Over the past decade, Baker and his colleagues have made steady progress in developing computer algorithms to predict how a string of amino acids will fold into a given proteins characteristic shape. This intricate folding is molded by the complex molecular side chains that project from the backbone of the protein and can interact in myriad ways, making such predictions far from straightforward. Among the teams chief computational tools is a program called Rosetta that calculates which of a proteins potential shapes is most efficient, or lowest in energy.
One of the thorniest problems Baker and his colleagues have faced with their algorithm is that folding proteins can get stuck in partially folded structures. Predicting protein structure involves finding a structure that has lower energy than any other structures the protein could adopt. We might have developed a protein structure that is close to the right structure, but not quite there, said Baker. You might think we could just wiggle the structure around and shake it computationally, but sometimes the energy barriers are so high that the protein just gets stuck in that shape. So, thats where we were stymied in our technique.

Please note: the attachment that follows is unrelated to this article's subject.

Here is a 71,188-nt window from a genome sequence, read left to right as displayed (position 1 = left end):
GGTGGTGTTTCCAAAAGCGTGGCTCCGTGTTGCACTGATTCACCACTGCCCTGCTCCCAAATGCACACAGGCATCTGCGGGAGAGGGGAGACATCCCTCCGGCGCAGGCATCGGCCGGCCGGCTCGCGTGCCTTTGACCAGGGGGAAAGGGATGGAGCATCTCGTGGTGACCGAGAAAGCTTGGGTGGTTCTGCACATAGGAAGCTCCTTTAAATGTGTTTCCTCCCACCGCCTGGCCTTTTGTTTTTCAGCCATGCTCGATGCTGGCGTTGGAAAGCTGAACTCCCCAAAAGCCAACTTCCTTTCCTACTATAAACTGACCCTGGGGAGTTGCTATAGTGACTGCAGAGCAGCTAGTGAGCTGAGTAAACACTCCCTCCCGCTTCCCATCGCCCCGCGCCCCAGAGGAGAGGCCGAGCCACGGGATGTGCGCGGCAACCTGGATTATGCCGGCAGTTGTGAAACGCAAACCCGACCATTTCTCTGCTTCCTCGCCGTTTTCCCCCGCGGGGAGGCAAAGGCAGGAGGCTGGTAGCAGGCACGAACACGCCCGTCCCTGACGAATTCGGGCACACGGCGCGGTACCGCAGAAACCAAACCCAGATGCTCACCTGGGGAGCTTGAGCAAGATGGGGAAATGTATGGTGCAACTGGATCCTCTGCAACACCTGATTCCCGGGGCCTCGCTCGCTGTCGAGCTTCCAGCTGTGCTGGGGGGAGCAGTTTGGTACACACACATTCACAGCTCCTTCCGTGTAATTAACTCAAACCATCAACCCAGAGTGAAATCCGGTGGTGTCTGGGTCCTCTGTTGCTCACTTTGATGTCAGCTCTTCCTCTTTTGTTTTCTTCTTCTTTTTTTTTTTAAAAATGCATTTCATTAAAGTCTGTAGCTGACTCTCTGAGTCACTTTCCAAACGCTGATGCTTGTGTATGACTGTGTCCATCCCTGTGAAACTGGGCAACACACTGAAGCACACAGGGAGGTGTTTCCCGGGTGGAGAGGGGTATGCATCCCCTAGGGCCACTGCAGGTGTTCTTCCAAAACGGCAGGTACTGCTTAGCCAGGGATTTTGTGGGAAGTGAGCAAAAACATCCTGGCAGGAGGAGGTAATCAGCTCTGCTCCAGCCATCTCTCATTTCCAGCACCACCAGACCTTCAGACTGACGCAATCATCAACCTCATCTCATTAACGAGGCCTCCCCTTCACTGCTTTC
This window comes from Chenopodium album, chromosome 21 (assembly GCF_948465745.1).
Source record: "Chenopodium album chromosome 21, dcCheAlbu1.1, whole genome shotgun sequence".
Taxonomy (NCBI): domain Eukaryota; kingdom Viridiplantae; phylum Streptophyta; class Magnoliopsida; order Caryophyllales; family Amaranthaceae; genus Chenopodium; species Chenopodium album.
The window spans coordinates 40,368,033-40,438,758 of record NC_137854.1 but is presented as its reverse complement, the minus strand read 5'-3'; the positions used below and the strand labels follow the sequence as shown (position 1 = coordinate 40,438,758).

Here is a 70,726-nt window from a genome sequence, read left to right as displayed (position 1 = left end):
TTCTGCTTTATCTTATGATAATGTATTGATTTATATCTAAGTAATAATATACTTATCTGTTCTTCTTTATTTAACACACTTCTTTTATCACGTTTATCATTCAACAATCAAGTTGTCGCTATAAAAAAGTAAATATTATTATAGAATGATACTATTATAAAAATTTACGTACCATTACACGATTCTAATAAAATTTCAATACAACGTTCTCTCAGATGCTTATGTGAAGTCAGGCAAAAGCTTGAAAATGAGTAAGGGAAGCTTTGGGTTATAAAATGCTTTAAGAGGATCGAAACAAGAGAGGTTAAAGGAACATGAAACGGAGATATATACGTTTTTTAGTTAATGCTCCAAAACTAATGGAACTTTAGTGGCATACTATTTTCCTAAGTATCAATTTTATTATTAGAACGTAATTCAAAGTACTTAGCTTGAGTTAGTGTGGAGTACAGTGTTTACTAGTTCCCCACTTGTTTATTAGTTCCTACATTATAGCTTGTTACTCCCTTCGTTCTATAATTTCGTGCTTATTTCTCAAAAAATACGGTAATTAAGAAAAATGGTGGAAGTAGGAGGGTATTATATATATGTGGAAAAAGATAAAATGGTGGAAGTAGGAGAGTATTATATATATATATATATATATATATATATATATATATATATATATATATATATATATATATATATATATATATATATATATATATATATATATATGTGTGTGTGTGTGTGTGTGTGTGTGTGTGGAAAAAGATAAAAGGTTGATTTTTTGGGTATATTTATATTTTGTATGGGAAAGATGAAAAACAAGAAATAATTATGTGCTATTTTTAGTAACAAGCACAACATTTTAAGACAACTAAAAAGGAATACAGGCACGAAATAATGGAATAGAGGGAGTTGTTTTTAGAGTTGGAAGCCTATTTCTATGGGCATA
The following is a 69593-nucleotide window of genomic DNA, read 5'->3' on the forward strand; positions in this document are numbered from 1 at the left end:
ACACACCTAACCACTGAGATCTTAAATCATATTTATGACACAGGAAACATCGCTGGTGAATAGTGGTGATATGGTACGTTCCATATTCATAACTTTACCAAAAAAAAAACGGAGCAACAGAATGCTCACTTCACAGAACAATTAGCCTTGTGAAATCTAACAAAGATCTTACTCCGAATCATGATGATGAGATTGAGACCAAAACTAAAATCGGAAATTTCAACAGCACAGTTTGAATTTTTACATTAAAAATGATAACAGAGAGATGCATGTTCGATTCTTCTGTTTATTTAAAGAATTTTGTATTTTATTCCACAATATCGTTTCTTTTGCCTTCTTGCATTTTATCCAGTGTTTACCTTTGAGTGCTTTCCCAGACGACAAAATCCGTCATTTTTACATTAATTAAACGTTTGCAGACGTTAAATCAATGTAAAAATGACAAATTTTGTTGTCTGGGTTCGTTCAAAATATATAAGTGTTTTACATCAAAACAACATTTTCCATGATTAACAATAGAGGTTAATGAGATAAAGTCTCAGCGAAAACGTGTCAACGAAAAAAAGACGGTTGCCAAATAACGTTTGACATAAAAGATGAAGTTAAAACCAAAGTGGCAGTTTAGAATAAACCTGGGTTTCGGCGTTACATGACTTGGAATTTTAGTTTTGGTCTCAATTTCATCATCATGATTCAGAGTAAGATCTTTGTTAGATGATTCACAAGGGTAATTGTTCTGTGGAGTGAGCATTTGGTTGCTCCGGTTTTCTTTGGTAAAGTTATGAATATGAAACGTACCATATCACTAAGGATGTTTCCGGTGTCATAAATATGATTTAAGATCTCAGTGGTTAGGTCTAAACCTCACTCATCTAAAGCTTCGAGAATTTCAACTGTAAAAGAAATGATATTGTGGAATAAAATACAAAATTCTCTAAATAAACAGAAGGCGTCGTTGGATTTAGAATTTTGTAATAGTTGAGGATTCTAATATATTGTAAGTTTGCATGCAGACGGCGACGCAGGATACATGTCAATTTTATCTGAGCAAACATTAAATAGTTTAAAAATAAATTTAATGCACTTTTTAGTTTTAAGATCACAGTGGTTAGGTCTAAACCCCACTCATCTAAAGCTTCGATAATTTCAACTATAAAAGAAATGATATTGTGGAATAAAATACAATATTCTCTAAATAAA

In the Nature article, Baker and colleagues reported a new strategy of targeted rebuilding and refining to overcome this hurdle. In this method, Rosetta identifies the regions most likely to give rise to misleading interim structures and isolates them for targeted rebuilding.
Its as if you have this complex coil of rope, and there is a section that you think just doesnt behave the way it should, explained Baker. So you just cut it out, reconnect the ends, and computationally explore different conformations of just that section until you have a better model of its behavior.
If a single round of this rebuilding and refinement does not produce the lowest-energy structure of a folded protein, the researchers repeat
|Contact: Jim Keeley|
Howard Hughes Medical Institute